in my last column, the same disruptive, IT-enabled forces that are transforming entire industries will diminish the role and weaken the influence of the CIO and corporate IT organization. These changes will accelerate over the next five years when major business events cause management realignments. Those events will include substantial financial shortfalls at companies, strategic reviews of company direction, and even CEO and CIO retirements.
To be clear, it's the executive role of the CIO that will be diminished and likely eliminated at many companies. While the title of CIO will survive at some companies, fewer CIOs will serve on the highest-level executive team, initiate technology changes to improve the customer experience and profitability, and drive innovation. Those CIOs will report to the CFO, COO, or CMO.
No internal organization will be more affected than corporate marketing. A marketing consultant recently told me that no matter how long you've been in the marketing business, right now you have three years of experience. And he's understating how fast things are changing.
Marketing has always had some capability to develop its own systems through its shadow IT and own vendors. In the 1990s the planning, coding, and launching of a major promotion could take months and would target a very large customer population. Today, however, the time frame is much shorter and the granularity of the targeted customer base is much smaller.
[ Despite the challenges, people still want to be CIOs. Read I'm A 'Tech Savvy' Pro, But Am I CIO Timber?. ]
It's the marketing organization that's going to have to learn how to use social networks of all types, buy and use historical data, make sense of big data coming from customer interactions, and ultimately own the customer experience and new products. Gartner predicts that some CMOs will spend more on IT than their companies' CIOs by 2017.
Marketing projects have always been time-sensitive, ill-defined at first, and subject to a lot of discovery. It's the same today, but the means of delivering promotions and interacting with customers are more complex, dynamic, and poorly understood. Marketers, who are still experimenting on social networks, mobile devices, and websites, will turn to outside experts who know the technology and best practices for fast delivery of targeted marketing messages. CMOs view CIOs and their teams as slow and unresponsive, and they'll take this opportunity to elevate themselves and their organizations' status by working with external partners.
IT-savvy CFOs will also chip away at the CIO's domain. They'll ask more and more about the cost savings available through cloud-based software and infrastructure services. As the CMO spends more money on customer- and product-focused IT projects, the CFO will want to cut the CIO's budget. These will be difficult discussions for CIOs.
Those who argue that there will always be a need for a CIO don't understand how many CEOs are asking why this position needs to be part of the executive team. A recent worldwide survey of 536 C-level executives by the Economist finds that 57% of them expect their companies' IT function to change significantly over the next three years, and 12% predict a "complete overhaul." In the survey, titled "The C-Suite Challenges IT: New Expectations for Business Value," 43% of respondents said their company will increasingly use IT as a commodity service, bought only when needed. Perhaps most telling, one in six CIOs are only "consulted" or have no role at all in setting IT strategy, according to the report.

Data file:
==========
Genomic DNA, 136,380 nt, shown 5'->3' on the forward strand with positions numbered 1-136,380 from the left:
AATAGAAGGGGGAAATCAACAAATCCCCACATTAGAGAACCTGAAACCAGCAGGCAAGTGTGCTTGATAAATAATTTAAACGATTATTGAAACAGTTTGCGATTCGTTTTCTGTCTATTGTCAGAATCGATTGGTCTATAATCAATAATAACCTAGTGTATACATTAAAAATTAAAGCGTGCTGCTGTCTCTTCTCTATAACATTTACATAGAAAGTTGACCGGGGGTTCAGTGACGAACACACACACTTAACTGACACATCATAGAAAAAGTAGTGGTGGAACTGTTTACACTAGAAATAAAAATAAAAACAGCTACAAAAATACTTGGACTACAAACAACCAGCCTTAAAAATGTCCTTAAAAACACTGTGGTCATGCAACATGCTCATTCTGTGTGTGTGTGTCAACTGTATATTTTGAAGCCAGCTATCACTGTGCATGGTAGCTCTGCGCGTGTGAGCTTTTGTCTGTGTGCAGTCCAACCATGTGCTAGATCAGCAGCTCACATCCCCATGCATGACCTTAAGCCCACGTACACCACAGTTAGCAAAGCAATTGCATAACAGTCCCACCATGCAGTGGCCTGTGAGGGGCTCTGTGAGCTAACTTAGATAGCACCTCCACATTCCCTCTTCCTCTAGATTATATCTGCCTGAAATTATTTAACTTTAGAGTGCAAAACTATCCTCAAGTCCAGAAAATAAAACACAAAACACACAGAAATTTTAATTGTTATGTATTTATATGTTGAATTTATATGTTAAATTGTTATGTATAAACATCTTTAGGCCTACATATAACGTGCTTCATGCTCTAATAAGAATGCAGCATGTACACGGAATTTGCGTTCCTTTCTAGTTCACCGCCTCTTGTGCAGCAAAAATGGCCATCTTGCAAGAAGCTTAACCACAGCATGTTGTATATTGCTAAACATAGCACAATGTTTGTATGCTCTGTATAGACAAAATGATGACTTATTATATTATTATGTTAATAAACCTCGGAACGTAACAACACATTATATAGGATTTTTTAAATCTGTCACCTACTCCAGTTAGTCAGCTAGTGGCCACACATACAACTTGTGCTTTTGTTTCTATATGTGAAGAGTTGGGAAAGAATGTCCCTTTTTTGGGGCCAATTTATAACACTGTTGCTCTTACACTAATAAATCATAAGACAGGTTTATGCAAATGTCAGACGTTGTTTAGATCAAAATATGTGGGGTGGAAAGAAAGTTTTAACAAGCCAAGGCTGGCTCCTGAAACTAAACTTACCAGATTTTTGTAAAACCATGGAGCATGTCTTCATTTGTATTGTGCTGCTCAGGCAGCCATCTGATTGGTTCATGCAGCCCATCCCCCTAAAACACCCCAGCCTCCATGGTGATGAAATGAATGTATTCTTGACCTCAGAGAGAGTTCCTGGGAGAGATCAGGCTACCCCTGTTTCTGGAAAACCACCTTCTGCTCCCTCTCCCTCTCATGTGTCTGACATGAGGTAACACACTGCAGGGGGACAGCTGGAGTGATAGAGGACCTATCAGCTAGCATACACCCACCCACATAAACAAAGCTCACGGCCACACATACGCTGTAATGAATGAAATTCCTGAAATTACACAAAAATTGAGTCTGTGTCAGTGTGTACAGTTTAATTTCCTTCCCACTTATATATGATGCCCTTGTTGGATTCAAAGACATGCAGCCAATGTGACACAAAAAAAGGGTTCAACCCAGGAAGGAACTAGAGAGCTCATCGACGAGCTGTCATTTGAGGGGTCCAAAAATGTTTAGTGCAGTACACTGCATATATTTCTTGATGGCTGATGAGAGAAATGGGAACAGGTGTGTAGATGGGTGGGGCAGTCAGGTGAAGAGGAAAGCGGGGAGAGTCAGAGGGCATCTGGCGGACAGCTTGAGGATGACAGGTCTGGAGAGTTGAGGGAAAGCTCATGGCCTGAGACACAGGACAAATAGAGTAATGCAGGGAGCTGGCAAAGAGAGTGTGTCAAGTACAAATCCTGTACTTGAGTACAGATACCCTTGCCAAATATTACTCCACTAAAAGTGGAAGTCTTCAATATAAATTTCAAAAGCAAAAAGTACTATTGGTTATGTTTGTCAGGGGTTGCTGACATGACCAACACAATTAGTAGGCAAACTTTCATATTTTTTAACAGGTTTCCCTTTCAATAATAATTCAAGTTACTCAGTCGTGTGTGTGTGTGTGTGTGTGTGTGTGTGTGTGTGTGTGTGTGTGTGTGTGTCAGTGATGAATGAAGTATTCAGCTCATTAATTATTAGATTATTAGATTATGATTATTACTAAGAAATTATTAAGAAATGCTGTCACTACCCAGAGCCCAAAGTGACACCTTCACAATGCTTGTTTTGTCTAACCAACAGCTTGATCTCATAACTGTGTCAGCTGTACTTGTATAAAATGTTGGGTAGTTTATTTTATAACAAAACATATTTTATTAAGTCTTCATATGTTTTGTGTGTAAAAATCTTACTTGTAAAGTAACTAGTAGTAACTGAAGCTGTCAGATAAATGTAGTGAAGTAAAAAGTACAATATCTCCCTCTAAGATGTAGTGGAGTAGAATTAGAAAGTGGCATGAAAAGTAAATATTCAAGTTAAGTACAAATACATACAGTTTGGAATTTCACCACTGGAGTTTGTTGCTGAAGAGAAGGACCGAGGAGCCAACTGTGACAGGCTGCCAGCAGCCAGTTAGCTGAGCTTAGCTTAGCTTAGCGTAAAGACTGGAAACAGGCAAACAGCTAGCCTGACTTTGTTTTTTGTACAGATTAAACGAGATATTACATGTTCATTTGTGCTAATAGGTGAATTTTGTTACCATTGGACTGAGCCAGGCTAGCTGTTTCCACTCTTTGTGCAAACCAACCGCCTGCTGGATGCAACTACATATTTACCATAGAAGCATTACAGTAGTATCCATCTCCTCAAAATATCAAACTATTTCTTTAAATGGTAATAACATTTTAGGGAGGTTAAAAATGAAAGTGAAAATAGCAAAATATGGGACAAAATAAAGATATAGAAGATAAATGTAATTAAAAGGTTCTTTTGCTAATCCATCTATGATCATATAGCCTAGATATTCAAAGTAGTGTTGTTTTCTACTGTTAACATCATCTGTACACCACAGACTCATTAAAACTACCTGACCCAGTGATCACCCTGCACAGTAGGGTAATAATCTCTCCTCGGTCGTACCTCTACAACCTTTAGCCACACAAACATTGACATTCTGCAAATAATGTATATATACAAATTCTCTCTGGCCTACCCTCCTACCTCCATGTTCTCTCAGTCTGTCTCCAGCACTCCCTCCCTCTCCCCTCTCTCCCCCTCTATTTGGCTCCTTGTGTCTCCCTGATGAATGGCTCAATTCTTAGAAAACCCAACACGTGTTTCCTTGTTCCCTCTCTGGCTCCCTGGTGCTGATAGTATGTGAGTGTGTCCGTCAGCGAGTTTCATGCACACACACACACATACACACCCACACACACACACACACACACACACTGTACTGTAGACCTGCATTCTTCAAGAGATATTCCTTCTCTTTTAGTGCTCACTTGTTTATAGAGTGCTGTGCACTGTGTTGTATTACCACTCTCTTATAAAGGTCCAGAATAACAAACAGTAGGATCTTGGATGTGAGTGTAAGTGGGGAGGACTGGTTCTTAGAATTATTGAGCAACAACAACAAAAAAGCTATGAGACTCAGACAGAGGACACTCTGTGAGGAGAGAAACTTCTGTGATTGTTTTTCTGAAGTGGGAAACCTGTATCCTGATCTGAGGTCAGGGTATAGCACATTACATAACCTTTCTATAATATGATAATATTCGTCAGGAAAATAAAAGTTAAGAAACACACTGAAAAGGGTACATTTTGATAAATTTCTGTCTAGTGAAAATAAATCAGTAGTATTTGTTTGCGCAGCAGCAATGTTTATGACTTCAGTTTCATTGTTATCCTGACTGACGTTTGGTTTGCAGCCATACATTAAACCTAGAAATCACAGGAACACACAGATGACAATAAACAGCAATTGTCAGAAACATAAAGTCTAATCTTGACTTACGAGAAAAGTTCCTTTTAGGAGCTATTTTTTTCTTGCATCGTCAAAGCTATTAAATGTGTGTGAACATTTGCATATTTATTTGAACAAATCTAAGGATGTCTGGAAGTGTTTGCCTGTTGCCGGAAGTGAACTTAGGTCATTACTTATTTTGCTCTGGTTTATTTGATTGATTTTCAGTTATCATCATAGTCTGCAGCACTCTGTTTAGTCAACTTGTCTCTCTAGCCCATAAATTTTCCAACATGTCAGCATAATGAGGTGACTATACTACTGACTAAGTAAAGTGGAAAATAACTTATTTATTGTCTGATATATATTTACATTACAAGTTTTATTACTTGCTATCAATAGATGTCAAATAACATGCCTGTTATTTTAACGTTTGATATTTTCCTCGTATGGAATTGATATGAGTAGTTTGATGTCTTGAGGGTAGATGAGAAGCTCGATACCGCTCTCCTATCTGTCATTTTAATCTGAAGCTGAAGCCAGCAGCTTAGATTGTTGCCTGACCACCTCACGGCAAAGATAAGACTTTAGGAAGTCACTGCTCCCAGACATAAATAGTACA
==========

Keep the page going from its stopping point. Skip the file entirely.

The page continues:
Some people argue that there will always be a CIO if for no other reason than for the CEO to have a "throat to choke." That argument has no merit. No CEO I have ever worked for would go to that overhead trouble just to have someone close by to hold accountable. And no CEO I know has any problem jumping far down into the organization to find some throats.
Vendors of cloud-based as-a-service products will take advantage of the weakening position of the CIO, as vendors did in the early 1990s, by telling CFOs and CMOs: "Your CIO is going to tell you this won't work (or will cost more), but he/she is just protecting his/her job."
CIOs who don't already have a lot of credibility with their executive peers, who haven't built up political capital over the years, and who haven't initiated and communicated to the executive team a thorough IT restructurings are at the greatest risk and will be the first ones to go.
However, well-structured IT organizations will remain critical to corporate success, no matter how disruptive are the forces of business change. As the old saying goes: "Every problem presents an opportunity." The big opportunity is to build smaller, higher-skilled, more externally focused IT organizations, led by more technical, business-supportive, and externally savvy CTOs.
Next column: more on how the CTO role might evolve.
Dr. Larry Tieman has been a senior VP at FedEx, a CIO, or a CTO for the last 20 years. He has worked with some of the great CIOs, including Max Hopper, Charlie Feld, and Rob Carter. He can be reached at Larry@LarryTieman.com.
Expertise, automation, and silo busting are all required, say early adopters of private clouds. Also in the new, all-digital Private Clouds: Vision Vs. Reality issue of InformationWeek: How to choose between OpenStack and CloudStack for your private cloud. (Free with registration.)